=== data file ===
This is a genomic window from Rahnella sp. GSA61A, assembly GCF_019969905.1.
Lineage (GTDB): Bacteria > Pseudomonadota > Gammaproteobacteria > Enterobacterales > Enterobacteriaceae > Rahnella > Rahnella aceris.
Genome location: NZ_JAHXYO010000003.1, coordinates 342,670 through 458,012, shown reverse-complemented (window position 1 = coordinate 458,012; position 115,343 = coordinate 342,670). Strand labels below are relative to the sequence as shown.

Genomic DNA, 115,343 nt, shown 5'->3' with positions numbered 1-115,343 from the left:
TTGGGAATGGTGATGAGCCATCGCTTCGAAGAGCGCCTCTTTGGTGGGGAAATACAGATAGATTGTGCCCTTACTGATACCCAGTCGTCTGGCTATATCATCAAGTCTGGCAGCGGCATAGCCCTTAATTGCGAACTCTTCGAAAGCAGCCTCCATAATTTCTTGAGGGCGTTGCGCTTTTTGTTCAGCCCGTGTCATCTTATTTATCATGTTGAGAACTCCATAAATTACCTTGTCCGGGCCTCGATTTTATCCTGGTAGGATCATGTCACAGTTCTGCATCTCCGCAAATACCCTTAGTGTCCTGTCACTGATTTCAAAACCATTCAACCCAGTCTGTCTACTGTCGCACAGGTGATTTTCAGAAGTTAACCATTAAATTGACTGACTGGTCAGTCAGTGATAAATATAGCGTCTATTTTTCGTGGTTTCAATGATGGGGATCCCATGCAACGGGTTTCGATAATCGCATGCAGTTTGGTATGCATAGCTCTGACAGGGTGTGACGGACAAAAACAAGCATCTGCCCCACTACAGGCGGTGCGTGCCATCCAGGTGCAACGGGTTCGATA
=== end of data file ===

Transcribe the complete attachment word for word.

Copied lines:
This is a genomic window from Rahnella sp. GSA61A, assembly GCF_019969905.1.
Lineage (GTDB): Bacteria > Pseudomonadota > Gammaproteobacteria > Enterobacterales > Enterobacteriaceae > Rahnella > Rahnella aceris.
Genome location: NZ_JAHXYO010000003.1, coordinates 342,670 through 458,012, shown reverse-complemented (window position 1 = coordinate 458,012; position 115,343 = coordinate 342,670). Strand labels below are relative to the sequence as shown.

Genomic DNA, 115,343 nt, shown 5'->3' with positions numbered 1-115,343 from the left:
TTGGGAATGGTGATGAGCCATCGCTTCGAAGAGCGCCTCTTTGGTGGGGAAATACAGATAGATTGTGCCCTTACTGATACCCAGTCGTCTGGCTATATCATCAAGTCTGGCAGCGGCATAGCCCTTAATTGCGAACTCTTCGAAAGCAGCCTCCATAATTTCTTGAGGGCGTTGCGCTTTTTGTTCAGCCCGTGTCATCTTATTTATCATGTTGAGAACTCCATAAATTACCTTGTCCGGGCCTCGATTTTATCCTGGTAGGATCATGTCACAGTTCTGCATCTCCGCAAATACCCTTAGTGTCCTGTCACTGATTTCAAAACCATTCAACCCAGTCTGTCTACTGTCGCACAGGTGATTTTCAGAAGTTAACCATTAAATTGACTGACTGGTCAGTCAGTGATAAATATAGCGTCTATTTTTCGTGGTTTCAATGATGGGGATCCCATGCAACGGGTTTCGATAATCGCATGCAGTTTGGTATGCATAGCTCTGACAGGGTGTGACGGACAAAAACAAGCATCTGCCCCACTACAGGCGGTGCGTGCCATCCAGGTGCAACGGGTTCGATA